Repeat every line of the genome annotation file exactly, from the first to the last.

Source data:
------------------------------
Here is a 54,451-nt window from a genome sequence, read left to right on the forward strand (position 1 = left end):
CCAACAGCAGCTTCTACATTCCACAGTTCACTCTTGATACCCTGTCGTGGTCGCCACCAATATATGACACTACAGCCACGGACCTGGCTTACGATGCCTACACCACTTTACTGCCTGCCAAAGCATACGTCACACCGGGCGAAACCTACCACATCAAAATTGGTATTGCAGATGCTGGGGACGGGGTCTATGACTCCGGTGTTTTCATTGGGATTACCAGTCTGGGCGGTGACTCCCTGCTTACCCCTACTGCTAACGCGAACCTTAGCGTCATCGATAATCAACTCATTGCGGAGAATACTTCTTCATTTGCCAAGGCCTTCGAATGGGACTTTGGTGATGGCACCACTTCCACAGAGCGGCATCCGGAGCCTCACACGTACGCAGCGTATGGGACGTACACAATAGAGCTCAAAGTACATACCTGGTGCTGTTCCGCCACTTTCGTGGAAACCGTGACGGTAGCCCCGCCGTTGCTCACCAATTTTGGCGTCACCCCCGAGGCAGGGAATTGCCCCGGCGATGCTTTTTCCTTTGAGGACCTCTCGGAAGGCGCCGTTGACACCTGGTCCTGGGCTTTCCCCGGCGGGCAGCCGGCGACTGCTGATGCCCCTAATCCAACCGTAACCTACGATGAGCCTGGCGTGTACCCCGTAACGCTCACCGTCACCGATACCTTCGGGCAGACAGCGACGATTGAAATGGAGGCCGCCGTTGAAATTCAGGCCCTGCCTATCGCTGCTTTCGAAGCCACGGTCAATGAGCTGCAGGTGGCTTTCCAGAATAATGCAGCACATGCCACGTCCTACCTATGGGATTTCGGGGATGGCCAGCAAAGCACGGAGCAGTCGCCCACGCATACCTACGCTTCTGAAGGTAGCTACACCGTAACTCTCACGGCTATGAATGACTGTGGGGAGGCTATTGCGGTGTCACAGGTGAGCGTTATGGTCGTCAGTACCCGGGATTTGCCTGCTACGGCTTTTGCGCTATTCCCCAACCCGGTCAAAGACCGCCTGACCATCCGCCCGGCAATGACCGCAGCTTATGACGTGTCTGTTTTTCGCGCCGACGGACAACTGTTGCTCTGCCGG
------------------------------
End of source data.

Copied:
Here is a 54,451-nt window from a genome sequence, read left to right on the forward strand (position 1 = left end):
CCAACAGCAGCTTCTACATTCCACAGTTCACTCTTGATACCCTGTCGTGGTCGCCACCAATATATGACACTACAGCCACGGACCTGGCTTACGATGCCTACACCACTTTACTGCCTGCCAAAGCATACGTCACACCGGGCGAAACCTACCACATCAAAATTGGTATTGCAGATGCTGGGGACGGGGTCTATGACTCCGGTGTTTTCATTGGGATTACCAGTCTGGGCGGTGACTCCCTGCTTACCCCTACTGCTAACGCGAACCTTAGCGTCATCGATAATCAACTCATTGCGGAGAATACTTCTTCATTTGCCAAGGCCTTCGAATGGGACTTTGGTGATGGCACCACTTCCACAGAGCGGCATCCGGAGCCTCACACGTACGCAGCGTATGGGACGTACACAATAGAGCTCAAAGTACATACCTGGTGCTGTTCCGCCACTTTCGTGGAAACCGTGACGGTAGCCCCGCCGTTGCTCACCAATTTTGGCGTCACCCCCGAGGCAGGGAATTGCCCCGGCGATGCTTTTTCCTTTGAGGACCTCTCGGAAGGCGCCGTTGACACCTGGTCCTGGGCTTTCCCCGGCGGGCAGCCGGCGACTGCTGATGCCCCTAATCCAACCGTAACCTACGATGAGCCTGGCGTGTACCCCGTAACGCTCACCGTCACCGATACCTTCGGGCAGACAGCGACGATTGAAATGGAGGCCGCCGTTGAAATTCAGGCCCTGCCTATCGCTGCTTTCGAAGCCACGGTCAATGAGCTGCAGGTGGCTTTCCAGAATAATGCAGCACATGCCACGTCCTACCTATGGGATTTCGGGGATGGCCAGCAAAGCACGGAGCAGTCGCCCACGCATACCTACGCTTCTGAAGGTAGCTACACCGTAACTCTCACGGCTATGAATGACTGTGGGGAGGCTATTGCGGTGTCACAGGTGAGCGTTATGGTCGTCAGTACCCGGGATTTGCCTGCTACGGCTTTTGCGCTATTCCCCAACCCGGTCAAAGACCGCCTGACCATCCGCCCGGCAATGACCGCAGCTTATGACGTGTCTGTTTTTCGCGCCGACGGACAACTGTTGCTCTGCCGG